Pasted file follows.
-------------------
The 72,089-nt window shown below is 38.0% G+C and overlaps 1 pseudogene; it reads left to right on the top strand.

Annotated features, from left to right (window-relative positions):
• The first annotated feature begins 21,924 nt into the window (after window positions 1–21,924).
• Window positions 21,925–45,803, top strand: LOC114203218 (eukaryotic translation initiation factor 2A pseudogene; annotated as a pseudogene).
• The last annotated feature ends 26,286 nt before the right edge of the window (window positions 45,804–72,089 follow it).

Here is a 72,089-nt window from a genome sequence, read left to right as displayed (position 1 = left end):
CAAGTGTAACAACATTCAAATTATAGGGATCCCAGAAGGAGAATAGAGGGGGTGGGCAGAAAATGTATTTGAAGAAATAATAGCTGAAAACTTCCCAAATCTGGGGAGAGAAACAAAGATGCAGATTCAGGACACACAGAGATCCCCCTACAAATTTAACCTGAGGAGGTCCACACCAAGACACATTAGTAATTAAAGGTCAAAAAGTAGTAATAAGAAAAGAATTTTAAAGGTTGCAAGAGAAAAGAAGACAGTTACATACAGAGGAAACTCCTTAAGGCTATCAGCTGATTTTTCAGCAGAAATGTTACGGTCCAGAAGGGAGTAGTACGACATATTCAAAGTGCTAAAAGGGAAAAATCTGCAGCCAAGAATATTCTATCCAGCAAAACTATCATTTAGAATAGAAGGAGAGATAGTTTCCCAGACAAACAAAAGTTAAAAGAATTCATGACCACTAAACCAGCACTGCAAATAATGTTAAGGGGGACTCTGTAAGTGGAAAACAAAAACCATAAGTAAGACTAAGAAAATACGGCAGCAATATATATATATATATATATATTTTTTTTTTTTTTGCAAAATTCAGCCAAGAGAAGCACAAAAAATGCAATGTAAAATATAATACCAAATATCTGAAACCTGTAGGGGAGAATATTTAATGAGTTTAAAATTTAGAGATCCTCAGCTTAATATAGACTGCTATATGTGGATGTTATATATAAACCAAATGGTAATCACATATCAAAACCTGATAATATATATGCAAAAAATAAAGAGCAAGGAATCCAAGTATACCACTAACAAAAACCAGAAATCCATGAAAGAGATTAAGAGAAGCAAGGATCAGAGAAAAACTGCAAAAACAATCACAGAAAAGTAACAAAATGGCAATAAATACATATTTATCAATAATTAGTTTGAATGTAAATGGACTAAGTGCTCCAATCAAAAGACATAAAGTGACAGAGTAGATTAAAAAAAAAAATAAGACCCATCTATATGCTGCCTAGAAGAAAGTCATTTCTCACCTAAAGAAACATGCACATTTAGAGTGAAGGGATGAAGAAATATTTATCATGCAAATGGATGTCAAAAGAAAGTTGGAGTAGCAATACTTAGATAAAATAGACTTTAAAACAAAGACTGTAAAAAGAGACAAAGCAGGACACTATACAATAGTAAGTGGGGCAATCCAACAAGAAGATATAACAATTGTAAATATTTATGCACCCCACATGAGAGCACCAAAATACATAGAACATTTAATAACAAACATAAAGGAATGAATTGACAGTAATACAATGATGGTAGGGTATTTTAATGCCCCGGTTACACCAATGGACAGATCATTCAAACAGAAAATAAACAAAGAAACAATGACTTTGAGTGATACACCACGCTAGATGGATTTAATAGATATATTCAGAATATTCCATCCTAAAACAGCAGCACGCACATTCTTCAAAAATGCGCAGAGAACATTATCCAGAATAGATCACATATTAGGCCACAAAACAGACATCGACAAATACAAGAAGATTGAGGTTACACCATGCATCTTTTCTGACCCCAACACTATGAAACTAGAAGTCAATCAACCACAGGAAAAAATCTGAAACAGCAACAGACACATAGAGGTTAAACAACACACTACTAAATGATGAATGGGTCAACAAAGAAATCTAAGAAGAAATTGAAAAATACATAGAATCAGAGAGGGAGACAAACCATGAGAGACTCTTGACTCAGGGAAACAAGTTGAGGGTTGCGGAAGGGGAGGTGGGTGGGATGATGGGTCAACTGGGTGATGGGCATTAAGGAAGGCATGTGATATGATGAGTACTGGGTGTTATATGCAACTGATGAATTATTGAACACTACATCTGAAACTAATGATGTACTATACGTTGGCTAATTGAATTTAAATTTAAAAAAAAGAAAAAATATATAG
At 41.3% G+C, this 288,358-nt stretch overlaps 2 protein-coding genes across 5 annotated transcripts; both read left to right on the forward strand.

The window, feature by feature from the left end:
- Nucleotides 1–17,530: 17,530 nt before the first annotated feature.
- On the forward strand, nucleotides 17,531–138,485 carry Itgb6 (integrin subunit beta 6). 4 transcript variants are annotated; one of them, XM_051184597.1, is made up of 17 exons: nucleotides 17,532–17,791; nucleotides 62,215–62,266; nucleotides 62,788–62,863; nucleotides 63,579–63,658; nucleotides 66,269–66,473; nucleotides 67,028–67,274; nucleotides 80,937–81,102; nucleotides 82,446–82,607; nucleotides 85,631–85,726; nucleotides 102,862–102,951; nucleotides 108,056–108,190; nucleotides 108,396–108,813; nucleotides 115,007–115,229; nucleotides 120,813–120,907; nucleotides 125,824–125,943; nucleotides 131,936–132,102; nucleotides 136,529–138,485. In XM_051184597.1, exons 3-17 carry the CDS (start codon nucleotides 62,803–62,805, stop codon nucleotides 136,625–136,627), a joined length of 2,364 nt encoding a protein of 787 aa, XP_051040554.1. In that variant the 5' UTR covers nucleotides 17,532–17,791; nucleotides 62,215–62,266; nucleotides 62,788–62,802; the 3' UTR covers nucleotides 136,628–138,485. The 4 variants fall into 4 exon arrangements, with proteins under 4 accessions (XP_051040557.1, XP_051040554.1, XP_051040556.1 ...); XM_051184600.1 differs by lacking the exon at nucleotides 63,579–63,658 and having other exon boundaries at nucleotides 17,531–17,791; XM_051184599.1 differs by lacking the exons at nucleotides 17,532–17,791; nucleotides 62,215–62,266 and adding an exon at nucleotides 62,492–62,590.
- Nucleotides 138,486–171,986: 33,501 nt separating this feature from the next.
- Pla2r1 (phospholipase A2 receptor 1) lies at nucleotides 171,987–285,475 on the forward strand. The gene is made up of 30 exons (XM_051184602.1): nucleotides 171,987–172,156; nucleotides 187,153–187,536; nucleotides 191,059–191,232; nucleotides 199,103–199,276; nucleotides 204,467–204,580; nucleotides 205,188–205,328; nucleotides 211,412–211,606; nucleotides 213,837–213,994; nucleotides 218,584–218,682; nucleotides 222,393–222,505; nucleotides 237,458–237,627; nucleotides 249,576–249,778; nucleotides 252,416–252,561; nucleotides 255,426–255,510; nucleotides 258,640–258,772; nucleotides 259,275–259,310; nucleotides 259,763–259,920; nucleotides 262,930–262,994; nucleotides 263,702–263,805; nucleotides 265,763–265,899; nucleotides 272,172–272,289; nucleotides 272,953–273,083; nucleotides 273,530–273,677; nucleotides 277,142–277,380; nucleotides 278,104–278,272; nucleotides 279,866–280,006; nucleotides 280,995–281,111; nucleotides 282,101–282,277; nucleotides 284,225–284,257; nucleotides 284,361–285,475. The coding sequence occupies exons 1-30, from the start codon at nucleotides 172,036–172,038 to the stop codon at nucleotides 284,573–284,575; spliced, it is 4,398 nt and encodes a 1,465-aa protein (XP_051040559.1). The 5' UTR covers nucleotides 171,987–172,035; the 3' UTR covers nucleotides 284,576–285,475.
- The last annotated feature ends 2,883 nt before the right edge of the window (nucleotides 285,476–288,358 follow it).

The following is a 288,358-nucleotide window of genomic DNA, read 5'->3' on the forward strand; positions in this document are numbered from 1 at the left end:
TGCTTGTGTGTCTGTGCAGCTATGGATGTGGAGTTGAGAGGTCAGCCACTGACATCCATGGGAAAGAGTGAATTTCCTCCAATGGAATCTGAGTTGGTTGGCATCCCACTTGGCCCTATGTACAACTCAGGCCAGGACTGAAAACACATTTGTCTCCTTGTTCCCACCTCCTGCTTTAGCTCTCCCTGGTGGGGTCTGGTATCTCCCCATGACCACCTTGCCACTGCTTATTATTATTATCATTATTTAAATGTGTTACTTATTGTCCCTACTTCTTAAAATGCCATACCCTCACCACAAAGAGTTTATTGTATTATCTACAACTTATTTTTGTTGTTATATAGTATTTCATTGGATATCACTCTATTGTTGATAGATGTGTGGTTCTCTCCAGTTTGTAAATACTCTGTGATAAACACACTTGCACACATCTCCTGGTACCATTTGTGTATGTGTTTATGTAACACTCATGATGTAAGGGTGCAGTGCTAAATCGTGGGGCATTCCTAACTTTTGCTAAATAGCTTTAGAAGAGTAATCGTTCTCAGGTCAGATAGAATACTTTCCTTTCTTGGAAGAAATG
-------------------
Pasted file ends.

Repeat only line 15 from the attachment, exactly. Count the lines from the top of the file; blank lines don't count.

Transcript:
The following is a 288,358-nucleotide window of genomic DNA, read 5'->3' on the forward strand; positions in this document are numbered from 1 at the left end: